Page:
So it seems that Socrative provides no more assurance to students than the NYU Abu Dhabi instructor can provide, as they are using the same privacy mechanisms (removing personally identifiable information).
So where does that leave us? Do the students even have a valid concern? The answer from privacy researchers is: resoundingly yes.
Re-Identification is a technique that takes a piece of information that looks anonymous and reattach the information that goes with that anonymous data. Re-Identification has been used to identify the Netflix users and their ratings based on an anonymous data set, link names to anonymous genome project datasets, and even find the governor of Massachusetts’ medical records from anonymous data sets. Re-Identification is possible because there are other databases that provide missing information. So by putting together two databases one can actually learn more than either database can reveal by itself.
So how might Re-Identification work in a classroom survey? The answer revolves around linking external information with the anonymized responses. This might sound tough at first, but think about who has access to the survey results: someone who has had close contact with a person multiple times a week. Add to that the student responses are probably related to the class material; something the teacher has multiple data points from each student on (from emails, questions in class or office hours, submitted essays, homework, etc.).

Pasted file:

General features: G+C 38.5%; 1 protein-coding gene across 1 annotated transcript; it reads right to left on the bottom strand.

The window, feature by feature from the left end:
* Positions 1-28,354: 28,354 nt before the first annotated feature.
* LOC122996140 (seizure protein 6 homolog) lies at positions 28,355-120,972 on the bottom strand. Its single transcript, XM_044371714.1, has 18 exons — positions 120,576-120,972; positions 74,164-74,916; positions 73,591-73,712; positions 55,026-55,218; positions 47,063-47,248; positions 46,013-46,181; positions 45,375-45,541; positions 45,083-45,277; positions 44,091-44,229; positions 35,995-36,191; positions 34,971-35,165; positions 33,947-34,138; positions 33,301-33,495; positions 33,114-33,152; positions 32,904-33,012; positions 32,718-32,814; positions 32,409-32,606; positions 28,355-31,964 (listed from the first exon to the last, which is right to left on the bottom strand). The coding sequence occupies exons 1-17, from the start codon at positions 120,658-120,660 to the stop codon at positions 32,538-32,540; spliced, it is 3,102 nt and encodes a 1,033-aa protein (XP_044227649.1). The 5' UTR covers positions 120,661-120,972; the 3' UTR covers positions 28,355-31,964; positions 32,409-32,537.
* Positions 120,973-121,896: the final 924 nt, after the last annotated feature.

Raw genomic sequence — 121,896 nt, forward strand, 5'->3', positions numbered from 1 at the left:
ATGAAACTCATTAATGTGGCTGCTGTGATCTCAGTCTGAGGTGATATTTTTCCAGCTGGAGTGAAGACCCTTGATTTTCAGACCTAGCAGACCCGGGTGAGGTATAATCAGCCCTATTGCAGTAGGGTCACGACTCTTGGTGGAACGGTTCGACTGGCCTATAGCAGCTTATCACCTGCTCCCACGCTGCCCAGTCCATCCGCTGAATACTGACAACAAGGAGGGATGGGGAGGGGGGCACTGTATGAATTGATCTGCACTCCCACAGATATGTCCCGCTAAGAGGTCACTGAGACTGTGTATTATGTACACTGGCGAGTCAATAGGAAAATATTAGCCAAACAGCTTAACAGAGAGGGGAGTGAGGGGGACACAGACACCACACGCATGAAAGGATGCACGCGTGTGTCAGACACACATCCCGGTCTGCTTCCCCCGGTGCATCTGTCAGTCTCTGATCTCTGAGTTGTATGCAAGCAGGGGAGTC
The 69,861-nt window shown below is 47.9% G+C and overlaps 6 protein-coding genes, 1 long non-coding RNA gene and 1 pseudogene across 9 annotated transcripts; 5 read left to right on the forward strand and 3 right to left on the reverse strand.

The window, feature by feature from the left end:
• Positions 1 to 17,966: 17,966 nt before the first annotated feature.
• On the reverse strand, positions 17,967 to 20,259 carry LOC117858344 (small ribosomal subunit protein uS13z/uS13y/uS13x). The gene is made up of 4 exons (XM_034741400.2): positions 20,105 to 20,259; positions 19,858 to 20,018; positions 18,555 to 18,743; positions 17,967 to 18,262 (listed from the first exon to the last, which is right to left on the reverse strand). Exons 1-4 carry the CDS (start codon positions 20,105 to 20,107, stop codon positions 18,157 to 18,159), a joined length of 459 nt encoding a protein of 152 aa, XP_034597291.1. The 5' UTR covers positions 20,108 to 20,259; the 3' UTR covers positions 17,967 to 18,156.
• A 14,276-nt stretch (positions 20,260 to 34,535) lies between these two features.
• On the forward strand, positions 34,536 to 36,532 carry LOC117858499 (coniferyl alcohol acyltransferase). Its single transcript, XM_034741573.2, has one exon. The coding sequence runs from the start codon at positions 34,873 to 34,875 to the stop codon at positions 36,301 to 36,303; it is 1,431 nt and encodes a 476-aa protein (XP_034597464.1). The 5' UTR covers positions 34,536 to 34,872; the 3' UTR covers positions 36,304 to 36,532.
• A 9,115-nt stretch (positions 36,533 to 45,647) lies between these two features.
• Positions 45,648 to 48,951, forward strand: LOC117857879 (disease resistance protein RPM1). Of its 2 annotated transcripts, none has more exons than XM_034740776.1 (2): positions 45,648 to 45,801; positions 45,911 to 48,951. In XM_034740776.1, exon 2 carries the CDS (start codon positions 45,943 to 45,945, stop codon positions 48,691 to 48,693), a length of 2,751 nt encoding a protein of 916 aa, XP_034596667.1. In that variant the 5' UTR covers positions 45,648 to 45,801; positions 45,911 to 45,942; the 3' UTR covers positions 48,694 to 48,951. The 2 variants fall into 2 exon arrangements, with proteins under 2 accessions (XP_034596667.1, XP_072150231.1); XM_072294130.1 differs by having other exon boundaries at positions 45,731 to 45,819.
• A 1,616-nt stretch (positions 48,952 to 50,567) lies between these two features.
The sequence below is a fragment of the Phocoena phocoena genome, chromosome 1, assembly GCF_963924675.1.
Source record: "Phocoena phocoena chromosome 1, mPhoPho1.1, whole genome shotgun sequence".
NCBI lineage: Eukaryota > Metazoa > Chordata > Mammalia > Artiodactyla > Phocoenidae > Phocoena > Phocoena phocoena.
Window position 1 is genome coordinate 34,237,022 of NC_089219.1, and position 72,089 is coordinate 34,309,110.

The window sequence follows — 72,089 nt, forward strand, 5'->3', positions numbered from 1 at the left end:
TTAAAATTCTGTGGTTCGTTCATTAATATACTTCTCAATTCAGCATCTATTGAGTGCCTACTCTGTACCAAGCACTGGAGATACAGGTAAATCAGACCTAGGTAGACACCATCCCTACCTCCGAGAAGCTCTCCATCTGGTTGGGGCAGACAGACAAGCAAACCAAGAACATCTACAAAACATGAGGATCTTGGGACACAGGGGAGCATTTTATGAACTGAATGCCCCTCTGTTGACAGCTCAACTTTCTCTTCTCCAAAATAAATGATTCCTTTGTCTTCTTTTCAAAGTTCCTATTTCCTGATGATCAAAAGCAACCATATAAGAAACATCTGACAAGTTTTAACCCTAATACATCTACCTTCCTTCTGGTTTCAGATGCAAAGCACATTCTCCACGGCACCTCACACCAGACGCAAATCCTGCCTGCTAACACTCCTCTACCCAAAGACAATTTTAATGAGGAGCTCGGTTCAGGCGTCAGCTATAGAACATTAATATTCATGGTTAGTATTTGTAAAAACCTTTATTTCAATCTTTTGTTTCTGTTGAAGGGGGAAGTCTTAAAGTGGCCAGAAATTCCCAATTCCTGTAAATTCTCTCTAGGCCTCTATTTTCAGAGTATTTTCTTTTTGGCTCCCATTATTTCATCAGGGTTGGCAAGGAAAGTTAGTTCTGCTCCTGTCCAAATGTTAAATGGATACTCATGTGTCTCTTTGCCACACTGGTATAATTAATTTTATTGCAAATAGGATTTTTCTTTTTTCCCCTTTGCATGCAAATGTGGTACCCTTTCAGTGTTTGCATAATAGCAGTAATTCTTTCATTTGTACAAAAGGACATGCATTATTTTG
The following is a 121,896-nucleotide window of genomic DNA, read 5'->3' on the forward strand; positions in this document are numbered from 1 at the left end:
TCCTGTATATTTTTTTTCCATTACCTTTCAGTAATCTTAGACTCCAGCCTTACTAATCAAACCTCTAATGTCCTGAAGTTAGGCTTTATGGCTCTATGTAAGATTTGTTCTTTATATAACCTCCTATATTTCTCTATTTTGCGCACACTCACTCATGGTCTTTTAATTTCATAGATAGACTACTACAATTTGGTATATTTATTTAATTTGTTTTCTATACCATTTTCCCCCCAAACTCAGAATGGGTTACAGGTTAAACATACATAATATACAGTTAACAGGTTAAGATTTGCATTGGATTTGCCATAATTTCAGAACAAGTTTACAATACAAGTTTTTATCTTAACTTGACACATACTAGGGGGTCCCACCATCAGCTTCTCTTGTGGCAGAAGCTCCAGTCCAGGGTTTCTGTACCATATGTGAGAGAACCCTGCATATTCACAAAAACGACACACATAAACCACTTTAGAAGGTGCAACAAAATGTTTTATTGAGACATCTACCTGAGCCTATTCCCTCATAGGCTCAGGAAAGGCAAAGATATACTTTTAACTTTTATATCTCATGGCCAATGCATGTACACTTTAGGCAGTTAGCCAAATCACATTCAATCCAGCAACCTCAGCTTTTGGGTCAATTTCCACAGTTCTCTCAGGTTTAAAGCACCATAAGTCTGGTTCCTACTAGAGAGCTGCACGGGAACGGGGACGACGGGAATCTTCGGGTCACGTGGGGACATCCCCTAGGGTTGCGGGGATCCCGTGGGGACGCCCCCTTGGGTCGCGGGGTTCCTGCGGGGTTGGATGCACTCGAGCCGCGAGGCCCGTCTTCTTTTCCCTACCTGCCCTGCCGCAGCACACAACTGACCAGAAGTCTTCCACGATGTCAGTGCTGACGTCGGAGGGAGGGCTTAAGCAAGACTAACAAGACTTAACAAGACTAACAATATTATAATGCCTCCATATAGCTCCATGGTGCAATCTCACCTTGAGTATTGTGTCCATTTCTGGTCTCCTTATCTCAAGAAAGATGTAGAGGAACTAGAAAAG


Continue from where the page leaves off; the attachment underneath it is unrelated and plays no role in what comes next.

Take as an example from the Socrative screenshot. What if we knew that one student in the class loved to talk about candy (but maybe they did not realize it). We now might have a strong reason to believe which student had the response “Too much candy is bad.” In this case, it may not be so bad that we have a strong suspicion who gave the response but what if the survey was based on how well the instructor did in teaching a class — a student may be quite embarrassed to find out that their candid review of the instructor was linked back to them.
What Can We Do?
In my mind, students are already implicitly aware of the issues revolving around re-identification, but may not understand its power. On the other side of the classroom, I believe that instructors are not actively trying to link student responses back to the student which made the response when they give an anonymous survey (even though they might be able to).
Yet, this does not seem to be a very fulfilling conclusion. To me, we have a gaping hole in the way anonymous surveys are presented: they can be disingenuous and not very useful to both the student (their privacy could be compromised) and the instructor (students may give fake responses for fear of compromised privacy).
Luckily there are some techniques that can still provide strong privacy guarantees. Differential privacy is a particularly strong notion of privacy that prevents users from being re-identified. There are many differentially private mechanisms that could be incorporated into classroom survey tools like Socrative. The result being a survey where students do not have to worry about their involvement in the survey being linked back to them. The increase in privacy would come at the cost of accuracy (instead of seeing “exactly 2 out of 17 people said A,” you might see something like “roughly 10-22% of people said A”).
Wrapping It Up
I hope you think twice about participating in an anonymous survey. It might just be safer to assume that the survey creator can just see your name together with the responses you made.